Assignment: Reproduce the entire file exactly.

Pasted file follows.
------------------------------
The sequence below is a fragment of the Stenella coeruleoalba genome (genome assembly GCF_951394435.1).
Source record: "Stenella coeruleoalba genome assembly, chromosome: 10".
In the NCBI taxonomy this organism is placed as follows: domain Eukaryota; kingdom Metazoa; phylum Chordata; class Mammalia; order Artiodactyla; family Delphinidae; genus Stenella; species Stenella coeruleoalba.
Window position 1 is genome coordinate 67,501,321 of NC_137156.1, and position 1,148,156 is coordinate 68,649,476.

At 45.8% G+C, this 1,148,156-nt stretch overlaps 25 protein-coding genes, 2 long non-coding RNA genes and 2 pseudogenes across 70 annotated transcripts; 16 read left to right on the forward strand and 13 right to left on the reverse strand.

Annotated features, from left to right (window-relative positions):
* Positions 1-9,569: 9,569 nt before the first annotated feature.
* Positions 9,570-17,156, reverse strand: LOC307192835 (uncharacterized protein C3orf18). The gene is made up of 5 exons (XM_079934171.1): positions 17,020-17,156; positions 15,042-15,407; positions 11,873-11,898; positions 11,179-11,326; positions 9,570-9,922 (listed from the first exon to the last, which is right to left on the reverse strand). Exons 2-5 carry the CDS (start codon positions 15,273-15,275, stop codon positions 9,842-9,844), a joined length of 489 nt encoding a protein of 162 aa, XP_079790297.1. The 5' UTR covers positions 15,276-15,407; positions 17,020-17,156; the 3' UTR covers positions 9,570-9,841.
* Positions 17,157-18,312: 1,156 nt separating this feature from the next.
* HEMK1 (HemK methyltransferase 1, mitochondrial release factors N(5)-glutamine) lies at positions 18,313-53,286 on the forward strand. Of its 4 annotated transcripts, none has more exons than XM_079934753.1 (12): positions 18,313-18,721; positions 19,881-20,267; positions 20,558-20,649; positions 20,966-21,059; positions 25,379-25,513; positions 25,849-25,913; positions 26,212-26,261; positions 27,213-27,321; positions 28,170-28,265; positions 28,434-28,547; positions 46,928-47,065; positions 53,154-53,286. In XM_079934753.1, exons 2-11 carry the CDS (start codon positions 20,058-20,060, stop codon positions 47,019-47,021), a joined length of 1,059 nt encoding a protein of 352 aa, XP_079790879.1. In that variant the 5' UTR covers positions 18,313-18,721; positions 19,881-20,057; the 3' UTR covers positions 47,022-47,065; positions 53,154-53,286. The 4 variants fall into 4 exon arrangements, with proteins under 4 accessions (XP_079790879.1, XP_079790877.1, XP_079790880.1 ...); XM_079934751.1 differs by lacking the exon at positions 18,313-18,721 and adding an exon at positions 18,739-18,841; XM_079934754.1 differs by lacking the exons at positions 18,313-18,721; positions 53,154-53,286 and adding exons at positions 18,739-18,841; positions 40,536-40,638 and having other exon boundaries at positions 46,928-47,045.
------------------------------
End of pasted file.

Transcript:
The sequence below is a fragment of the Stenella coeruleoalba genome (genome assembly GCF_951394435.1).
Source record: "Stenella coeruleoalba genome assembly, chromosome: 10".
In the NCBI taxonomy this organism is placed as follows: domain Eukaryota; kingdom Metazoa; phylum Chordata; class Mammalia; order Artiodactyla; family Delphinidae; genus Stenella; species Stenella coeruleoalba.
Window position 1 is genome coordinate 67,501,321 of NC_137156.1, and position 1,148,156 is coordinate 68,649,476.

At 45.8% G+C, this 1,148,156-nt stretch overlaps 25 protein-coding genes, 2 long non-coding RNA genes and 2 pseudogenes across 70 annotated transcripts; 16 read left to right on the forward strand and 13 right to left on the reverse strand.

Annotated features, from left to right (window-relative positions):
* Positions 1-9,569: 9,569 nt before the first annotated feature.
* Positions 9,570-17,156, reverse strand: LOC307192835 (uncharacterized protein C3orf18). The gene is made up of 5 exons (XM_079934171.1): positions 17,020-17,156; positions 15,042-15,407; positions 11,873-11,898; positions 11,179-11,326; positions 9,570-9,922 (listed from the first exon to the last, which is right to left on the reverse strand). Exons 2-5 carry the CDS (start codon positions 15,273-15,275, stop codon positions 9,842-9,844), a joined length of 489 nt encoding a protein of 162 aa, XP_079790297.1. The 5' UTR covers positions 15,276-15,407; positions 17,020-17,156; the 3' UTR covers positions 9,570-9,841.
* Positions 17,157-18,312: 1,156 nt separating this feature from the next.
* HEMK1 (HemK methyltransferase 1, mitochondrial release factors N(5)-glutamine) lies at positions 18,313-53,286 on the forward strand. Of its 4 annotated transcripts, none has more exons than XM_079934753.1 (12): positions 18,313-18,721; positions 19,881-20,267; positions 20,558-20,649; positions 20,966-21,059; positions 25,379-25,513; positions 25,849-25,913; positions 26,212-26,261; positions 27,213-27,321; positions 28,170-28,265; positions 28,434-28,547; positions 46,928-47,065; positions 53,154-53,286. In XM_079934753.1, exons 2-11 carry the CDS (start codon positions 20,058-20,060, stop codon positions 47,019-47,021), a joined length of 1,059 nt encoding a protein of 352 aa, XP_079790879.1. In that variant the 5' UTR covers positions 18,313-18,721; positions 19,881-20,057; the 3' UTR covers positions 47,022-47,065; positions 53,154-53,286. The 4 variants fall into 4 exon arrangements, with proteins under 4 accessions (XP_079790879.1, XP_079790877.1, XP_079790880.1 ...); XM_079934751.1 differs by lacking the exon at positions 18,313-18,721 and adding an exon at positions 18,739-18,841; XM_079934754.1 differs by lacking the exons at positions 18,313-18,721; positions 53,154-53,286 and adding exons at positions 18,739-18,841; positions 40,536-40,638 and having other exon boundaries at positions 46,928-47,045.